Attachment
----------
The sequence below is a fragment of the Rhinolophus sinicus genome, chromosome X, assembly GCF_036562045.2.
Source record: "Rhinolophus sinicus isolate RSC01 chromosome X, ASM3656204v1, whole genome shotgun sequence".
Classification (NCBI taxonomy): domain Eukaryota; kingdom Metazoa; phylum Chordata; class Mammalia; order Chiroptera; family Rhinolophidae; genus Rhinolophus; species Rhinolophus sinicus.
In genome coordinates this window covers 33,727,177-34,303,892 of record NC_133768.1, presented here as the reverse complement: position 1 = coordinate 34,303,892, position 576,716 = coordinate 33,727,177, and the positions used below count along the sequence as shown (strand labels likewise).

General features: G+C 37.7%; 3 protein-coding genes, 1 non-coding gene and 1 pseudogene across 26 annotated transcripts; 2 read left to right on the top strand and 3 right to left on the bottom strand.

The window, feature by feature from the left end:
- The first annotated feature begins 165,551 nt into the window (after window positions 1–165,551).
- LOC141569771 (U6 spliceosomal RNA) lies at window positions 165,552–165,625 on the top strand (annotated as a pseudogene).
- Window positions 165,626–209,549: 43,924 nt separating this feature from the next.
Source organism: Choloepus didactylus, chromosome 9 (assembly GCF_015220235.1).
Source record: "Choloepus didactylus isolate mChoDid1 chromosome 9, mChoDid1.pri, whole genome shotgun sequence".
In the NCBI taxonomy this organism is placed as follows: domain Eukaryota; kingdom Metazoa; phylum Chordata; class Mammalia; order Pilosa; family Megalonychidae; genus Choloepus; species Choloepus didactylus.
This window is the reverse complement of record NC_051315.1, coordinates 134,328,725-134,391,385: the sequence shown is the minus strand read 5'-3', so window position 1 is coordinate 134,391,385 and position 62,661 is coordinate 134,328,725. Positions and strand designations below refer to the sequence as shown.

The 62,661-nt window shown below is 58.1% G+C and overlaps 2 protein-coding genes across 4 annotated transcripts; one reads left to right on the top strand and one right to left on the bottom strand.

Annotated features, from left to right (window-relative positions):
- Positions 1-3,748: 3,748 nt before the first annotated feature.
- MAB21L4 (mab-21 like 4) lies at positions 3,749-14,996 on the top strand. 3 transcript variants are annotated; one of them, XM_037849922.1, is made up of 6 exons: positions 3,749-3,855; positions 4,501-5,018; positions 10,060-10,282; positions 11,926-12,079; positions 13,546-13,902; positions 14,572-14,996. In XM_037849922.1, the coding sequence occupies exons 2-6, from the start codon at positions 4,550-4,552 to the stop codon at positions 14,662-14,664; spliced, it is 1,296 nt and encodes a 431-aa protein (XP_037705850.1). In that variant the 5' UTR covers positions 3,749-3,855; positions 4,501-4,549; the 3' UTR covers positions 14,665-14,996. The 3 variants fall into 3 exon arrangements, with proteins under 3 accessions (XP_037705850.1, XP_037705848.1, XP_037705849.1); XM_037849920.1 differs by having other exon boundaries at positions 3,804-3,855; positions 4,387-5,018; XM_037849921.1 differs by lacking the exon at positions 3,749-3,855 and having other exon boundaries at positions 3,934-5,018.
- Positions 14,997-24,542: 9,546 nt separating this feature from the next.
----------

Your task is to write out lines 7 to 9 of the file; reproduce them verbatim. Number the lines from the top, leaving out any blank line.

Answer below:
- The first annotated feature begins 165,551 nt into the window (after window positions 1–165,551).
- LOC141569771 (U6 spliceosomal RNA) lies at window positions 165,552–165,625 on the top strand (annotated as a pseudogene).
- Window positions 165,626–209,549: 43,924 nt separating this feature from the next.